Liquid valves are a critical component in the next generation of analytical equipment used for clinical diagnostics, analytical chemistry, environmental monitoring, agent detection, and other life science applications.
To meet customer’s needs, lab managers want smaller-size diagnostic and analytical equipment with improved sensitivity and reduced reagent consumption—as well as lower operational costs. Finding the balance between improving system performance and managing the bottom line is a challenge for any design engineer in the laboratory instrumentation market space.
Two methods can reduce operational costs:
- Increase throughput
- Reduce reagent consumption
Engineers can reduce reagent consumption by incorporating smaller-diameter channels in manifolds—sometimes to microcapillary sizes—as well as selecting components with low internal volumes. This reduces the total volume of internal space in which fluids can flow. Because reagents are generally incompressible liquids, however, this solution drives up operating pressures, which can be a big problem for valves.
R-9 valves can handle the pressure
Liquid isolation valves can help boost throughput and reduce reagent consumption. They have design features that help isolate the reactive fluids from valve components, ensuring long-life valve performance in the application. Liquid isolation valves are small in size, compatible across a wide range of chemistries, and deliver fast response times, which helps reduce the total volume of reagent consumed. They are also designed to minimize the total internal volume and leak to ensure the least amount of reagent consumption in the application.
A new high- pressure, high-flow liquid isolation valve, Parker’s R9 miniature diaphragm isolation valve satisfies the unique needs of modern instrumentation design. At 9 mm in width, it can be efficiently mounted at point-of-dispense in laboratory instruments. It helps increase throughput in laboratory applications by maintaining a response time, from closed to open, of 18 msec or less. This quick response allows device designers to rapidly cycle the valves for dispense purposes, minimizing the time needed to prepare samples for evaluation.
The low internal leak rate ensures that fluid isn’t unnecessarily flowing through the machine unless the valve is specifically actuated to provide flow. Its low internal volume reduces the amount of fluid that can be sitting in the valve at any given time.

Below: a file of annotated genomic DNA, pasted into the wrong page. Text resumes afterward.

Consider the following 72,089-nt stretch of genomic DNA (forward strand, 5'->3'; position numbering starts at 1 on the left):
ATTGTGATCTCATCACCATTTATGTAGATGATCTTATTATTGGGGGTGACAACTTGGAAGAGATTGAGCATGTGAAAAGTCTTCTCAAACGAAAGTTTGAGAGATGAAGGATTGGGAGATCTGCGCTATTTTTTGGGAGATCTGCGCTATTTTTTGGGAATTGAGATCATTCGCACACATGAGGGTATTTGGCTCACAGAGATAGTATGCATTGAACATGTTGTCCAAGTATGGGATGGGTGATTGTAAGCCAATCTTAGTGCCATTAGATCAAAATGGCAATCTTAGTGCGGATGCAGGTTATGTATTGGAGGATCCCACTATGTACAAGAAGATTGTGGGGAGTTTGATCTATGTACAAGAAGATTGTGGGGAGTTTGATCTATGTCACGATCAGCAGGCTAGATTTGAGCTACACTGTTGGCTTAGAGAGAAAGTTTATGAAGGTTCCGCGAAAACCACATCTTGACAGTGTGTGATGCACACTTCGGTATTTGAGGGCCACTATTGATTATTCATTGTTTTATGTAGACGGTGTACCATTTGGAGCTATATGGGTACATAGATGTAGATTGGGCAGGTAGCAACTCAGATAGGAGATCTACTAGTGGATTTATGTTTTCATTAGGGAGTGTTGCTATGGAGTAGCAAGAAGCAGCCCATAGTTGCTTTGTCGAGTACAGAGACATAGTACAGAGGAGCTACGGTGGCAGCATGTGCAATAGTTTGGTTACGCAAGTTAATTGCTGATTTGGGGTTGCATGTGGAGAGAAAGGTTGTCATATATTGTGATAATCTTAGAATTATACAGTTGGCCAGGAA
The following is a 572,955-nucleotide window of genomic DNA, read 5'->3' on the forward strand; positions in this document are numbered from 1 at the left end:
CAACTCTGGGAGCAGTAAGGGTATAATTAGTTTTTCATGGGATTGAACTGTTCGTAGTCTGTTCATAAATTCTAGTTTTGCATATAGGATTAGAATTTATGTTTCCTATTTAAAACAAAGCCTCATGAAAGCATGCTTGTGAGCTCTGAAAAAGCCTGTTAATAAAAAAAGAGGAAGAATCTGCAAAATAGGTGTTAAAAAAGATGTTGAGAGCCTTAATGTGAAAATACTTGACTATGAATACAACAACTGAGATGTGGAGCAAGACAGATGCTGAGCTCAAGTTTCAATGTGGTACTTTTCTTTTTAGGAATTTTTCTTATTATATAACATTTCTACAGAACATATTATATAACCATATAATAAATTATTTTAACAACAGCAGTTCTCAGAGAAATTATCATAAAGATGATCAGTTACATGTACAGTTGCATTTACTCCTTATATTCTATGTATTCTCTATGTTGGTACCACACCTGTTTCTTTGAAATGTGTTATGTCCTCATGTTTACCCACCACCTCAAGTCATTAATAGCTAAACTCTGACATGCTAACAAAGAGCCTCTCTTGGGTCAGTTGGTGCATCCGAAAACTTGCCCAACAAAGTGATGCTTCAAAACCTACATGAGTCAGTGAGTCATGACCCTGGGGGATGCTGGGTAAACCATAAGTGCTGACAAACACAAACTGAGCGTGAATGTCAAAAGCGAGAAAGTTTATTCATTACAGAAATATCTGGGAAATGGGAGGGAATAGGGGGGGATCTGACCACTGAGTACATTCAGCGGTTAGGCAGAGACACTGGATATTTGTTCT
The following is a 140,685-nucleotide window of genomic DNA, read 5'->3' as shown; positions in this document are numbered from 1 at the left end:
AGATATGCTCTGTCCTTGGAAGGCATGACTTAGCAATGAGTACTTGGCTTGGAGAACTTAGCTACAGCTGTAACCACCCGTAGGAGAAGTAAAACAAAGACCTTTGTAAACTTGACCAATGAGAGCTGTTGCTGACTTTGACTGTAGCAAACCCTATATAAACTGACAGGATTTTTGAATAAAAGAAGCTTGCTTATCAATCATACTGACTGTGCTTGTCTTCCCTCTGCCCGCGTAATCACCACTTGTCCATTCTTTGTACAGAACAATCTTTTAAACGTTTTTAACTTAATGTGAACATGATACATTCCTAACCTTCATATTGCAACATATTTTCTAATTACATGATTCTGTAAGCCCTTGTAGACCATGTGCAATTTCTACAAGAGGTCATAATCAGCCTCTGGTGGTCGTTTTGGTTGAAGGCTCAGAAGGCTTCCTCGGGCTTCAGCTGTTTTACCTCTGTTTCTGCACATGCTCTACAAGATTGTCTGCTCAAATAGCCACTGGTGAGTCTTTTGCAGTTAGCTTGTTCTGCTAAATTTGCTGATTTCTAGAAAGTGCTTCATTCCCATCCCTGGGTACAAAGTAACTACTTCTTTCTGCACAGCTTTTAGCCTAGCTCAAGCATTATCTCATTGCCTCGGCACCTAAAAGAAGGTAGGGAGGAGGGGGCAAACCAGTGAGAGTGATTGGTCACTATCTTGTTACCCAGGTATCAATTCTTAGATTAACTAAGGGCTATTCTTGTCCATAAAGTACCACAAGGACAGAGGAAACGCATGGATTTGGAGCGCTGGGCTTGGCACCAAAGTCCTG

The R9 valve also has a much higher pressure rating than other liquid valves of its size, without sacrificing orifice size and flow to achieve it. This higher pressure rating is important in the design of new analyzers as OEM designers continue designing manifolds with smaller passageways.
Smaller passageways require higher pressure to deliver equivalent flow rates while maintaining volumes required by the various chemistries involved in a particular test. The higher pressure rating of the R9 liquid isolation valve allows designers to use these smaller passageways, minimizing the amount of reagent used at each step of the analysis process.
— Jonathan DeSousa, Precision Fluidics Division Applications Engineer
The R9 valve has a variety configurations for flow and pressure, with pressure capability up to 100 psi (6.8 bar).
Made for the future
The R9 liquid isolation valve meets many key regulatory requirements, allowing designers to focus on system design without worrying about whether or not this key component will cause issues when it comes time to certify their devices. The R9 valve is both RoHS- and Reach-compliant and also complies with many CE criteria.
An advanced component, the R9 valve gives design engineers more freedom to expand the functionality of their products and still reduce operational cost. Its high-level performance and pressure ratings make it an ideal component for microcapillary flow channels and lab-on-a-chip (LOC) disposable testing technologies.
In an era when engineering staffs seem to shrink as much and as quickly as the instruments they design, it helps to work with multi-faceted and experienced component suppliers. Precision Fluidics Division designed the next generation of liquid-handling products critical to the advancement of new diagnostic and analytical technologies, including valves, pumps and dispensing solutions. To speak to an engineer, call  603-595-1500.
Article contributed by senior product manager Don McNeil and Richard Whipple, marketing communications manager, Precision Fluidics Division, Hollis, New Hampshire.